Our guest speaker for this lecture was Matthew Curtis, who worked on the Storyhouse in Chester.
The idea initially came about in 2012, and that's where the project began. The plan was to combine elements of workplaces and learning spaces into this cultural building.
The Storyhouse was initially a gateway theatre and Odeon cinema. When it was an Odeon, it was kept in the art deco, streamlined, bold style. The current project aimed to marry these elements with modern design. The building was originally built in 1963, and closed in 2007.
They decided to create a new building next to the original but use glass to combine them - representing the old and new with the glass and brick. This new space would support performances, be a collaborative space, have a quiet area and a hub in the centre.
A note I made, their photographer was Mark Carline, who photographed the work in progress in an interesting documentary style. They later also had photographer Peter Cook as part of the team.
The team stressed how important it was to keep the balance between the old and the new at all times, always referring back to images of the original and keeping old architecture in tact.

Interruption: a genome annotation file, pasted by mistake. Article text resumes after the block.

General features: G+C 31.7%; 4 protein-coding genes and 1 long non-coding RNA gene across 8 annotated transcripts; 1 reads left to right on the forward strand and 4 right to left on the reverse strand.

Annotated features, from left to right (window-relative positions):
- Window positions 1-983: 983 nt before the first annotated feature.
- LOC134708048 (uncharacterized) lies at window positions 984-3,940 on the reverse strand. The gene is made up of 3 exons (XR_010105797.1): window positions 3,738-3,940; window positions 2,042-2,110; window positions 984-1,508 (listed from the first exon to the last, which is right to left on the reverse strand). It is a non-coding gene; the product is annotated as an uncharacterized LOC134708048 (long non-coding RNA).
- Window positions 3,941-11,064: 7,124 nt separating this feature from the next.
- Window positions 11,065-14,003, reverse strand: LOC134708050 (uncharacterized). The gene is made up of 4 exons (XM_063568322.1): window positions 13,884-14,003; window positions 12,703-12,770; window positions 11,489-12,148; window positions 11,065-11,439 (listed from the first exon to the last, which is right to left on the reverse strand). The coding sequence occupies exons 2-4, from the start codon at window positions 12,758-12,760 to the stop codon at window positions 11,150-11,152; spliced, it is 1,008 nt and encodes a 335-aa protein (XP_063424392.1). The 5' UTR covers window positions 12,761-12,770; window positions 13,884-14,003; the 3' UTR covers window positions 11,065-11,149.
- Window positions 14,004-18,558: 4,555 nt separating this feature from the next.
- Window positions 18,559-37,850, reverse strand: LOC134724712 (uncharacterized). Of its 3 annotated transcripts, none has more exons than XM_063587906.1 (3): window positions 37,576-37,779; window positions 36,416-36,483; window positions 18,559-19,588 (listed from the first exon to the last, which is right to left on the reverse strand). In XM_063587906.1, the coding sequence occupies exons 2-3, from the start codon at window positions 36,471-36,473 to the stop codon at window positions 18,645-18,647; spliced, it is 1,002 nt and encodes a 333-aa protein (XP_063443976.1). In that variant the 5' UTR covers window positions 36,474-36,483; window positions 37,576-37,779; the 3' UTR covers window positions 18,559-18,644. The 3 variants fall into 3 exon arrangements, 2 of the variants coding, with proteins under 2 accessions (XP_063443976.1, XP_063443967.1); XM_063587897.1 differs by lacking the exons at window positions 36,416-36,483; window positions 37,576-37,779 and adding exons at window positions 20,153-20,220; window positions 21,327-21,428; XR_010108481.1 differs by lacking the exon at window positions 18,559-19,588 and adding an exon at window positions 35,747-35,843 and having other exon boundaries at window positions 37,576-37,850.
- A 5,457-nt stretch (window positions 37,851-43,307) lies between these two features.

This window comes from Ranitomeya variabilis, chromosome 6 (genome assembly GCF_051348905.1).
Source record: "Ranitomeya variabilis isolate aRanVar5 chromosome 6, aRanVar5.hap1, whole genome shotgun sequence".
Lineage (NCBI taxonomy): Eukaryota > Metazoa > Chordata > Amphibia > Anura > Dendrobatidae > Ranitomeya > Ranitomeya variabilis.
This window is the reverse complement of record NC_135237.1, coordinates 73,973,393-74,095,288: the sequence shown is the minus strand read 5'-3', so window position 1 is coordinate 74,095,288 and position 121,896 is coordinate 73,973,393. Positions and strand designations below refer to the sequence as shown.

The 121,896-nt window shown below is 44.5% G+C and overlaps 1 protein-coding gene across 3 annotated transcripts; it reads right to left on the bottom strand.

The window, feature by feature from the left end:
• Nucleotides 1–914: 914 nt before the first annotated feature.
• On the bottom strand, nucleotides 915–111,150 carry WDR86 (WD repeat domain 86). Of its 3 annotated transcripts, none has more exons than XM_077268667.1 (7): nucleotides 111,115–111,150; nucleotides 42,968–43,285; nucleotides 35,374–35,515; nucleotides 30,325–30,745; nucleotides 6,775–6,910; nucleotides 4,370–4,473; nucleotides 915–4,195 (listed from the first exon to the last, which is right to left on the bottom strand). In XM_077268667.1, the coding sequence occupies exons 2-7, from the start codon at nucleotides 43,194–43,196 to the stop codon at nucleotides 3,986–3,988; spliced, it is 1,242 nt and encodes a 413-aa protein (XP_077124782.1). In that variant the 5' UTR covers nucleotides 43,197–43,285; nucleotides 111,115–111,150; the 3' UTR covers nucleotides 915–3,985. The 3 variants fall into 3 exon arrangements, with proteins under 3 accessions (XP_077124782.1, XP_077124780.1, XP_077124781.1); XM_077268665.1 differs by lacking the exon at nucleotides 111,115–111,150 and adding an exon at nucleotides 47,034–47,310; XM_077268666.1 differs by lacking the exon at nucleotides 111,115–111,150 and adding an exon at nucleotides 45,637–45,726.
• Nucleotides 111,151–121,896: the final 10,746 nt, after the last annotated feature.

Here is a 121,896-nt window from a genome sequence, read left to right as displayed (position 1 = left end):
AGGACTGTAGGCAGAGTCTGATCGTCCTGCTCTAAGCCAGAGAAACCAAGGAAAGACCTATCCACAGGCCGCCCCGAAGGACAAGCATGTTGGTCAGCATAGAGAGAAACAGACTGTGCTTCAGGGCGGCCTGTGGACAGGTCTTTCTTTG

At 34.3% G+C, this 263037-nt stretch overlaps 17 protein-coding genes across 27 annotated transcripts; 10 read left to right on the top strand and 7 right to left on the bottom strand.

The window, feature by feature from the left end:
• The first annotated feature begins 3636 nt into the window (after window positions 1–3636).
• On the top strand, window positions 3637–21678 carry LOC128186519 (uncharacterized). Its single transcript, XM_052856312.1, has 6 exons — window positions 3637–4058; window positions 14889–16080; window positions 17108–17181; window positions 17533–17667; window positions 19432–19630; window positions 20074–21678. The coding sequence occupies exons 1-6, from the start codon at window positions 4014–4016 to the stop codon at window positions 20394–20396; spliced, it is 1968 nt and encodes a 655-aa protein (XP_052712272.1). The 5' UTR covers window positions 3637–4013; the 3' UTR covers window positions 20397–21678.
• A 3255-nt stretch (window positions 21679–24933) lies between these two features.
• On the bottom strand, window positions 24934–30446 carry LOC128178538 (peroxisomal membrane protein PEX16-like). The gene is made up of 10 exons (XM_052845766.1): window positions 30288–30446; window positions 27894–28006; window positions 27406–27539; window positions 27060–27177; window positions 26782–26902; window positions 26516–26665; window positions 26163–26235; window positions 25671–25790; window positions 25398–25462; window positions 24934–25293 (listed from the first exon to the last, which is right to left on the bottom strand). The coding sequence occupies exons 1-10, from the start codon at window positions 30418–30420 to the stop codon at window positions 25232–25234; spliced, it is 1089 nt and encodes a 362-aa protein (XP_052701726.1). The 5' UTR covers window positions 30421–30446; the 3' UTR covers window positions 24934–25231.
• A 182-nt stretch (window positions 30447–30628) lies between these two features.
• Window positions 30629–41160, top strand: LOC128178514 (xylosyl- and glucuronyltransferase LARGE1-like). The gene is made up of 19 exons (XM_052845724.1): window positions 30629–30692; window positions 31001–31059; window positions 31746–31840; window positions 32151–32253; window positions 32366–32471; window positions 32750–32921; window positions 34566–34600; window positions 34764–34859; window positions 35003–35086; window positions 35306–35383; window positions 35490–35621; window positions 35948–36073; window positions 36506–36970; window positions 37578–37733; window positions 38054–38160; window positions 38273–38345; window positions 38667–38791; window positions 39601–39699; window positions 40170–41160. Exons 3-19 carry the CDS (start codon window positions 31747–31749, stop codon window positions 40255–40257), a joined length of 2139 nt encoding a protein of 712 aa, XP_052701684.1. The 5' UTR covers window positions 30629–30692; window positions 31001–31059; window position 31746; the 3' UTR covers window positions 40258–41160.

The typography and logo was designed by 'This is True North', a Manchester based company.
The team wanted signs to be easy to read, and so used symbols such as on the bathroom doors. This enables everyone to be able to understand them no matter what language they speak. This kind of universal communication is key in good graphic design.
Another design aspect that had to be taken into consideration was the ability to change the room depending on the amount of people. They managed to design and build a floor that lifts up to create a much more intimate area (from 800 seats to 500).
I found this lecture to be particularly interesting as I am fascinated by design, classic buildings and cinema.
Matthew and the team are currently working on the Whitby hall extension and Woolwich creative district.